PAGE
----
GIVEN JUST 10 DAYS , THREE TALENTED AUSTIN ENTHUSIASTS CONSTRUCTED A REPLICA OF THE FAMOUS MCLAREN ULSTER FOR ITS ROLE IN THE NEW FILM MCLAREN
BUILT JUST IN TIME FOR MCLAREN MOVIE
Most folk asked to build an exact, running replica of a historic one-off race car from scratch in just ten days would laugh you to shame. But there must be something about aged-car nuts, for Vintage Austin Register ( VAR) members Richard Mcwhannell, Joss Campbell, and Ian Williams simply knuckled down and got on with it.
It all began on March 23, 2016, when art director Roger Guise rang Richard, a friend of his, to talk urgently about cars for Roger Donaldson’s Mclaren film. “He wanted to know if my 7 Special was the same as the Mclaren Ulster. Apart from the wheelbase, it wasn’t. Clearly, he had to find one, urgently, but there is only one, in a museum in the UK.
“I told him the only way to get one is to make one, and I know a man who could make a body. So, we had a chat to Joss, who said, yes, he could build a body but it’d take four to six weeks. Roger rolled his eyes, and Joss said three …”
String and cardboard
Roger Guise went to Roger Donaldson and his team, and put the prospect to them. Meanwhile, Joss got in touch with Ian, who has the mechanical skills to make the project a running car, “but they said the only option was to dress up Richard’s car,” as the trio put it, “in string and cardboard” — something that moved and looked kind of right, to pass muster in the background of shots, “and we had a week and a half to do it”.
I can imagine the response — these guys are enthusiasts, all three have built Specials, Ian has a toolmaking background and Joss is a sheet-metal magician, and they knew their work would be minutely examined by every Mclaren and Austin anorak watching the film. “There’s no way you can do that. It’d be a shambles.” Easter was coming up, four days when you can’t get materials, and, by Good Friday — March 25 — they figured all bets were off. But, that night the phone rang, and they were told to go ahead, with $1K cash float.
By then, they’d decided if all they had was 10 days, then by golly they’d build a working, race-worthy replica in that time, one that “had to look right, not overrestored”.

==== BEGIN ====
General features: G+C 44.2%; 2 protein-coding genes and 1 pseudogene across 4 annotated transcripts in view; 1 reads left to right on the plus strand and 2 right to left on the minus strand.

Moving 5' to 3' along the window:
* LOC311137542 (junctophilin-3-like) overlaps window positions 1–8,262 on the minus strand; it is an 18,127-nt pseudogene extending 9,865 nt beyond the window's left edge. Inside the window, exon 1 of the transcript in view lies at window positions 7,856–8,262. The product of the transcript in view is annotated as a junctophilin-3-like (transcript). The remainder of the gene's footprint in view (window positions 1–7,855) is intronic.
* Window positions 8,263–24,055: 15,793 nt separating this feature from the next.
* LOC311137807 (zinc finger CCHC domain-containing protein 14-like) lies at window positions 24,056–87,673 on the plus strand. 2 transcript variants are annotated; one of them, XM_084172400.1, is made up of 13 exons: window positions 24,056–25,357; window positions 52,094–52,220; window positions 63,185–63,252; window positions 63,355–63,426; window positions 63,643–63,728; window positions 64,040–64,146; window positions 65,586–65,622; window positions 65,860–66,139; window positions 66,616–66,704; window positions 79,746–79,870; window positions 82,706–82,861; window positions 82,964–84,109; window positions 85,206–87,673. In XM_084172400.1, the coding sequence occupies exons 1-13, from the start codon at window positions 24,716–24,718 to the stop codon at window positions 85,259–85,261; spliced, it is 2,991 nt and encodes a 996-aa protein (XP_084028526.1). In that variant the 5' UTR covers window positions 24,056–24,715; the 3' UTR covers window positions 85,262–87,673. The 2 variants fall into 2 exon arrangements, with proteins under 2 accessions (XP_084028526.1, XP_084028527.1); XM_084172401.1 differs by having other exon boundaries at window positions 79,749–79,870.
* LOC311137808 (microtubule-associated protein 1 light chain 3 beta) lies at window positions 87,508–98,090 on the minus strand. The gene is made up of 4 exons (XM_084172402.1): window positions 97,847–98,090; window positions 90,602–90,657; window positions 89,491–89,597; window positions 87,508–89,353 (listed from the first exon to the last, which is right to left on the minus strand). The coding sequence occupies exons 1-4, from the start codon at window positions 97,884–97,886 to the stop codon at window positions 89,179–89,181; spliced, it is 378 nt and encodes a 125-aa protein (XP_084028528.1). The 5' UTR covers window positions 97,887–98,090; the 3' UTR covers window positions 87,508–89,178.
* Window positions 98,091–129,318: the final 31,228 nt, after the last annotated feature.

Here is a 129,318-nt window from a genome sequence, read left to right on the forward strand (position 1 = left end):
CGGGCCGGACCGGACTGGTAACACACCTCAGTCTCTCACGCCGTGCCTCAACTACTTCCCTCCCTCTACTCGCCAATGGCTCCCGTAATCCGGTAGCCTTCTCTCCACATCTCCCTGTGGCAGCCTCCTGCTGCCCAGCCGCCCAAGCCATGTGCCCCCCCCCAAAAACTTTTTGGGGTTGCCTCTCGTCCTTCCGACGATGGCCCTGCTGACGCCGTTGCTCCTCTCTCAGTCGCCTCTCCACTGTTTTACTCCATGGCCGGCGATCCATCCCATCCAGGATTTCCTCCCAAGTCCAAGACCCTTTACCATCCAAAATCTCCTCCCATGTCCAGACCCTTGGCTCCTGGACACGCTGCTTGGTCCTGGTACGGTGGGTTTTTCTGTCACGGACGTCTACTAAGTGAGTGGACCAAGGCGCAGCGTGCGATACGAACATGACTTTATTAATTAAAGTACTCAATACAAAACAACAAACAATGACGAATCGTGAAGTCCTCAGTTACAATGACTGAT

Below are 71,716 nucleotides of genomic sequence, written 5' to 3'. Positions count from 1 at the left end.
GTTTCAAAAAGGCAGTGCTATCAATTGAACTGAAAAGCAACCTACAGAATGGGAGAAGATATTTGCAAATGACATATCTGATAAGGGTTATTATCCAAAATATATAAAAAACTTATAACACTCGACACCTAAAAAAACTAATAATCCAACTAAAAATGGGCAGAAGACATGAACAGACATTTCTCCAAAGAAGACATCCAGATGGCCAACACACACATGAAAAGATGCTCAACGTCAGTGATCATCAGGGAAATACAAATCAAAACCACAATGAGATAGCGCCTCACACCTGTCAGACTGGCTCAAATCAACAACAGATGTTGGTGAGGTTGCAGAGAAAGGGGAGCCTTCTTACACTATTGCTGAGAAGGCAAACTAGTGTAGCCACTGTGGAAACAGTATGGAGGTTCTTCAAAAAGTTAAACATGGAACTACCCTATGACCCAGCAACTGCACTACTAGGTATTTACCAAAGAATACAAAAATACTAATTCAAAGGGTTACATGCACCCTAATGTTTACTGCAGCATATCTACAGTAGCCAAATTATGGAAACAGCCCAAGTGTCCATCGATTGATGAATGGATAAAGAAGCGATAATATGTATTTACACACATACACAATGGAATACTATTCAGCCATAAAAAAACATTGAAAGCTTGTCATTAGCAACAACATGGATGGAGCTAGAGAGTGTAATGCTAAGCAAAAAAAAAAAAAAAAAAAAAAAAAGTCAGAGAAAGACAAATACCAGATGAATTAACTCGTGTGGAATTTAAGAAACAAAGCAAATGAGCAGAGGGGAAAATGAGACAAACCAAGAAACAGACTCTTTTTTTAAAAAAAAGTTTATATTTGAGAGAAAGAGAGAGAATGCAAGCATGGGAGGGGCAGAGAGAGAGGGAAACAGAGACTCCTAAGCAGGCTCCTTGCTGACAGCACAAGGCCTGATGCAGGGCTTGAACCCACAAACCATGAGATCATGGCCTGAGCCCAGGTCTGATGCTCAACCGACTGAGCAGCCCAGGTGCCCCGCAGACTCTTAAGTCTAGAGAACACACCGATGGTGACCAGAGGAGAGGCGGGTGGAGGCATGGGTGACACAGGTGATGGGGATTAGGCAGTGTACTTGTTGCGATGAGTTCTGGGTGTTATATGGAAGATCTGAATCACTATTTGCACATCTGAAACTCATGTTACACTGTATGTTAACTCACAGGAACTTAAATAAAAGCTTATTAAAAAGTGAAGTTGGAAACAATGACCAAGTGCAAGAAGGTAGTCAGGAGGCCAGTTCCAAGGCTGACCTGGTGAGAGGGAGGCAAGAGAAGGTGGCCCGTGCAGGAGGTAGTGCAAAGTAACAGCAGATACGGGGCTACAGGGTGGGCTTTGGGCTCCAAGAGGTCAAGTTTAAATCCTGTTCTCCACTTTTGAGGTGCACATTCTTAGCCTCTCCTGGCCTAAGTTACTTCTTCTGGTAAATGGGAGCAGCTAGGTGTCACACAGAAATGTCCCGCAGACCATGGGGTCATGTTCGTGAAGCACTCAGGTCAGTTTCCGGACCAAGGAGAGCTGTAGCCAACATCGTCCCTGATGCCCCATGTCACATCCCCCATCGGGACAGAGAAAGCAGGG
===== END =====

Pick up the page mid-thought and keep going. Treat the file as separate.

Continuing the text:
Richard’s car was apart at the time, the body was off and the motor “in thousands of bits”, but Ian had a running engine from his Special, which was being rebuilt after a crash at Hampton Downs, and they knew they could cobble together a working car.
Joss says, “We knew it was built on the remains of an Ulster floorpan. There were rumours of tracings in Algies Bay, so Richard went and got them, but they were useless. We then got hold of Ian Watson, who has a replica Ulster with a Gould body, and took patterns — which obviously didn’t have the unique Mclaren body.”
Using that car as a guide, they pored over photographs to produce scale drawings, and, first thing Saturday, they hit three Mitre 10s in quick succession to get enough tube for the body, than ran backwards and forwards, trying to get materials. On Saturday night, they had a project meeting to pin down what had to be done.
Don at Fagan and Hannay had some sheet aluminium and ordered more in a rush. Joss made a ply base, and, by the end of Sunday, the trio had bent out the elements of the tube frame.
Meanwhile, Richard had sweet-talked a Ruby bonnet out of the VAR spares shed on Easter Day, but they rapidly discovered it was seized in the folded position. “We cut this off; that off; wrestled with it; and finally, had to call the VAR and say [that] we needed another.” Fortunately, the VAR had one that folded nicely and went in easily. It was the right length and just needed a trim, while Ian had a louvred section from a Box Saloon bonnet, so, by the 30th, the frame was finished and about half the aluminium was fitted.